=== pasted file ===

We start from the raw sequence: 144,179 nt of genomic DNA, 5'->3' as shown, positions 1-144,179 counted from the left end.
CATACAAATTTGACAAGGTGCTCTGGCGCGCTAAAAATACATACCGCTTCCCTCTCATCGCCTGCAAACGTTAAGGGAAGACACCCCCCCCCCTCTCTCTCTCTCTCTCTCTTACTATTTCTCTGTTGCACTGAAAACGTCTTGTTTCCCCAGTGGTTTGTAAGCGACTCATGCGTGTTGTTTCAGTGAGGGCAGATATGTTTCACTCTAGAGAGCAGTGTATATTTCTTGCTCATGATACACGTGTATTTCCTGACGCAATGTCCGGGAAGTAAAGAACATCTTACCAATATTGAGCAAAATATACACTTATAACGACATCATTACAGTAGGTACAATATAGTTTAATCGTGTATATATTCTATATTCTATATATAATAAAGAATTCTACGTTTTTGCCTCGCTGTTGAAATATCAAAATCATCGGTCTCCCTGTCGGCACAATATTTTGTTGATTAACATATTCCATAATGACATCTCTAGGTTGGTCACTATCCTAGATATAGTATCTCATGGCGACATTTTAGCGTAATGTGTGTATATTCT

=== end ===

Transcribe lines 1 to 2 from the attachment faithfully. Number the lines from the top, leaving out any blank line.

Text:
We start from the raw sequence: 144,179 nt of genomic DNA, 5'->3' as shown, positions 1-144,179 counted from the left end.
CATACAAATTTGACAAGGTGCTCTGGCGCGCTAAAAATACATACCGCTTCCCTCTCATCGCCTGCAAACGTTAAGGGAAGACACCCCCCCCCCTCTCTCTCTCTCTCTCTCTTACTATTTCTCTGTTGCACTGAAAACGTCTTGTTTCCCCAGTGGTTTGTAAGCGACTCATGCGTGTTGTTTCAGTGAGGGCAGATATGTTTCACTCTAGAGAGCAGTGTATATTTCTTGCTCATGATACACGTGTATTTCCTGACGCAATGTCCGGGAAGTAAAGAACATCTTACCAATATTGAGCAAAATATACACTTATAACGACATCATTACAGTAGGTACAATATAGTTTAATCGTGTATATATTCTATATTCTATATATAATAAAGAATTCTACGTTTTTGCCTCGCTGTTGAAATATCAAAATCATCGGTCTCCCTGTCGGCACAATATTTTGTTGATTAACATATTCCATAATGACATCTCTAGGTTGGTCACTATCCTAGATATAGTATCTCATGGCGACATTTTAGCGTAATGTGTGTATATTCT